My “Hoop Dreams” connection began at Sundance. Liz Manne, who was my marketing chief at Fine Line, told me that she loved the film. She added the caveat that she was dubious about its commerciality, but that I ought to check out at least the first half hour. About an hour into the film, I ducked out to cancel a meeting, and ran back in to see the rest of it. I was smitten. When it was over, I immediately expressed my interest, but the rumour on the streets was that the asking price was $1 million and that the filmmakers would not consider any cutting. That sounded like a dangerous combination. Continue reading “Memories on the 15th Anniversary of Hoop Dreams”
Thanks to MOMA and indieWIRE, some 60 or so representatives of the “indie” film world got together yesterday to discuss the state of the business. A tip of the cap is due to Eugene Hernandez and Anne Thompson for their valiant attempt to reign in a group of outspoken, opinionated and polarized people arranged around a conference room that was clearly designed for far fewer active participants than were attending this particular event. The very existence of such an event, and the number of notable people who showed up, is both a testament to how hungry we are for this type of discussion, and a reason to be hopeful about the future of the business. In the course of a rambling two plus hours of talking, some deep arguments were addressed, some real insights were made and some of the attendees slipped into the kind of self-serving pitches that we hear on a million panels. But by the end of the day, I felt that all the real issues facing our business had at the very least been thrown on the table. My only frustration was that each of the many topics that came up deserved further exploration. Hopefully this can happen in a series of more focused discussions some time in the future.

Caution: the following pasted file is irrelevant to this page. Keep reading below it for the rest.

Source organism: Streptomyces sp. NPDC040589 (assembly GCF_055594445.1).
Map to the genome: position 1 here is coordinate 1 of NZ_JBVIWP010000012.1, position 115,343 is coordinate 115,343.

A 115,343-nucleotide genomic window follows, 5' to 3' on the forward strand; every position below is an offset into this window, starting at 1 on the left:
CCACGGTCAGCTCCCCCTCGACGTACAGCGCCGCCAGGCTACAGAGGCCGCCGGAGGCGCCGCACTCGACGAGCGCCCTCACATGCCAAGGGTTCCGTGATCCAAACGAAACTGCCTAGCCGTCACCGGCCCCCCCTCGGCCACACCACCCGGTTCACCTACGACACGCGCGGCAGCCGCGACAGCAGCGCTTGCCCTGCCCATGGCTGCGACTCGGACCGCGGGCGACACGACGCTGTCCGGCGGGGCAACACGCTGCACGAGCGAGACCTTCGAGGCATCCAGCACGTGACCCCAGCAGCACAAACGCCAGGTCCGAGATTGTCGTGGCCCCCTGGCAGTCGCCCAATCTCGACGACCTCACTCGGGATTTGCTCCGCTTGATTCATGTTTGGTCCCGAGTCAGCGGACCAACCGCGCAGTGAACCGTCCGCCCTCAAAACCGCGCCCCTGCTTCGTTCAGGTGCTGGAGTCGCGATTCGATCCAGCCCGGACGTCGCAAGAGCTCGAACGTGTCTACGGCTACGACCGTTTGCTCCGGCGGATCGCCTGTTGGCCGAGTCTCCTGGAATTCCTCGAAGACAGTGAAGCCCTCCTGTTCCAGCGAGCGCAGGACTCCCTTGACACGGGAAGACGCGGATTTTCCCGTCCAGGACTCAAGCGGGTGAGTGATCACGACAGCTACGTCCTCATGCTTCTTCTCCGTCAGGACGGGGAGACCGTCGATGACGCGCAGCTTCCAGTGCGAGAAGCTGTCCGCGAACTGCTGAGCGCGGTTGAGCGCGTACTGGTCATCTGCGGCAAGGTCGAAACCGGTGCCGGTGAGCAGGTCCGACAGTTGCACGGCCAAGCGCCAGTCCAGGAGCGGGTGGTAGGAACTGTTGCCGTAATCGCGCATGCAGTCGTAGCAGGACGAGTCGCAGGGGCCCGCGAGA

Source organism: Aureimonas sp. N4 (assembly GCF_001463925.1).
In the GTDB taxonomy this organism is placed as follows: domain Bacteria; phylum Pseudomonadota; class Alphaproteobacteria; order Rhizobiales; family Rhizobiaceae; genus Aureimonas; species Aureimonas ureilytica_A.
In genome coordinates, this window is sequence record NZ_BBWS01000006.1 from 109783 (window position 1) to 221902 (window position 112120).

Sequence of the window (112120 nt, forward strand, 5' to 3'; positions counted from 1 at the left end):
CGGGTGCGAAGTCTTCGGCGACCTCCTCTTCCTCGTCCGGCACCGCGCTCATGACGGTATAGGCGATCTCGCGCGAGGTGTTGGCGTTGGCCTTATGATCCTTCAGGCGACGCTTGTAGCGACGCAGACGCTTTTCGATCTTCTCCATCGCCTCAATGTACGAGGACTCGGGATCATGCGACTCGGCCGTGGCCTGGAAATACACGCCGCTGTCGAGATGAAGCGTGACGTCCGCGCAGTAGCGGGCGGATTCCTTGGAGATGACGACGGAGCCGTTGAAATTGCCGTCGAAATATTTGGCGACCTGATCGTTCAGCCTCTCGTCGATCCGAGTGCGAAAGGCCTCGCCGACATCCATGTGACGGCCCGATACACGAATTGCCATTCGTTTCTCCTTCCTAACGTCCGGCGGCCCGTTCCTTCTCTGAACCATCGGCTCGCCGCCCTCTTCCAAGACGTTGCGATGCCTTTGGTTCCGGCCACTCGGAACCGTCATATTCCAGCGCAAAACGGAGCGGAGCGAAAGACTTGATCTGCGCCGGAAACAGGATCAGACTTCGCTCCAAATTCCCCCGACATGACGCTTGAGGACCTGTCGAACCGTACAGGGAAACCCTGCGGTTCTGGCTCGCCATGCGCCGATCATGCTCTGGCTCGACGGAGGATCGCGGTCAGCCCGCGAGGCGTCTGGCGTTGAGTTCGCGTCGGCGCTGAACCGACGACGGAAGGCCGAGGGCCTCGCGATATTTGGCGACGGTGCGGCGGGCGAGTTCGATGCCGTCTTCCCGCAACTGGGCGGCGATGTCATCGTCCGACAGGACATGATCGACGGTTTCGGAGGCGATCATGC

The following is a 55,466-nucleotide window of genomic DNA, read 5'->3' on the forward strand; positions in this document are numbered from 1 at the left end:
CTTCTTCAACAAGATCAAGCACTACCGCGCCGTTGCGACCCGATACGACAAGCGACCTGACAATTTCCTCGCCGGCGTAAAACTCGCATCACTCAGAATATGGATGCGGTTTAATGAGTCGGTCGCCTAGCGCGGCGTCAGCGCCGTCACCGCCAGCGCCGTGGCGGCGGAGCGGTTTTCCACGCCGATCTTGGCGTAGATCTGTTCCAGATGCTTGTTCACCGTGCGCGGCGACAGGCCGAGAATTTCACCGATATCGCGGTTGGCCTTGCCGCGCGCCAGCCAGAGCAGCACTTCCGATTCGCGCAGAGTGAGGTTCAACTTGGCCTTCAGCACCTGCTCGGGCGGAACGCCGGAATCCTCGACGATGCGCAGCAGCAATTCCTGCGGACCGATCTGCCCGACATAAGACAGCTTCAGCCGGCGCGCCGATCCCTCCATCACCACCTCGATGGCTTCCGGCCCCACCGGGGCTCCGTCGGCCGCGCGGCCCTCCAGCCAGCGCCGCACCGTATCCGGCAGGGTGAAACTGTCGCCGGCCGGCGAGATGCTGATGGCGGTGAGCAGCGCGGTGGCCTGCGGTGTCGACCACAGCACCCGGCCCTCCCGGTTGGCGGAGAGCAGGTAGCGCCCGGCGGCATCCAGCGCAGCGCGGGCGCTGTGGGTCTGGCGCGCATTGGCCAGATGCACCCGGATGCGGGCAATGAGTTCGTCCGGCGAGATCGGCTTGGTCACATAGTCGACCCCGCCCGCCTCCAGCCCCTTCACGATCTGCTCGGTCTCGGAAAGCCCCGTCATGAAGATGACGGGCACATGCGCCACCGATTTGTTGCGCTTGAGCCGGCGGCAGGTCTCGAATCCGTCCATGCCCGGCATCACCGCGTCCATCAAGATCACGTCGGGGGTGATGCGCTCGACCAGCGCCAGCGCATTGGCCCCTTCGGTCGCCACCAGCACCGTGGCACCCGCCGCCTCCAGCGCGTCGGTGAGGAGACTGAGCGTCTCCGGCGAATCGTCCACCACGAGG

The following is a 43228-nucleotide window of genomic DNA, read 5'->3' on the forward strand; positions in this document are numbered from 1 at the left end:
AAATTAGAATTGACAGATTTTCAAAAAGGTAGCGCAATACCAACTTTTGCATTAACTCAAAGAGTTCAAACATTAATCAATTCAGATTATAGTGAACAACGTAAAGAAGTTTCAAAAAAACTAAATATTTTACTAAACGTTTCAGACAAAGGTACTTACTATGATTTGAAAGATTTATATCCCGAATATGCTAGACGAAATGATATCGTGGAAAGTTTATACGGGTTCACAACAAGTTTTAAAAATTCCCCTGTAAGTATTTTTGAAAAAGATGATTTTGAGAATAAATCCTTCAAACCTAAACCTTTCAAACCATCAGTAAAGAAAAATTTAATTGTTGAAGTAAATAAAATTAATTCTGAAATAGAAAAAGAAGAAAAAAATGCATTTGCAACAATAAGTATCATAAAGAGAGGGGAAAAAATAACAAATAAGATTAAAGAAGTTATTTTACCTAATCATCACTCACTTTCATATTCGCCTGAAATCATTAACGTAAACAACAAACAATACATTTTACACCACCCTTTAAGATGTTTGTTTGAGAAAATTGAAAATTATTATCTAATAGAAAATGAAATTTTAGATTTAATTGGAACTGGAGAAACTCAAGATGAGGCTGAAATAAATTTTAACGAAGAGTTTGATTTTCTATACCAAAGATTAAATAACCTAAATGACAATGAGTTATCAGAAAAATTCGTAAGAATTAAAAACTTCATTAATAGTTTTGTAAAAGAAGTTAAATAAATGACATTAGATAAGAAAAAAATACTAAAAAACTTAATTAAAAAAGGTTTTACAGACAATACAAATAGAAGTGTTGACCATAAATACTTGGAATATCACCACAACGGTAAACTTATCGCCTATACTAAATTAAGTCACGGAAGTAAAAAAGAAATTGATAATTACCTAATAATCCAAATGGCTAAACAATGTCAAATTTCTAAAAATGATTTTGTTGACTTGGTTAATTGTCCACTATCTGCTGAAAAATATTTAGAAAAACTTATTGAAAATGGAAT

One personal frustration was that the format didn’t allow me to get in my two cents on a number of points that I felt needed to be made. So, I’m going to use this space to do that very thing. At the beginning of the conference, Eugene asked that the particulars of who said what should be kept off the record in order to allow people to be as open as possible. I am going to respect that and deal only in the issues that were brought up without naming names. I am also going to take a piece of advice from Ted Hope and make this a list, which he says gets more hits than straight prose. So here goes… Continue reading “10 (9 actually) Responses to the Issues Brought Up at the “Indie Film Summit””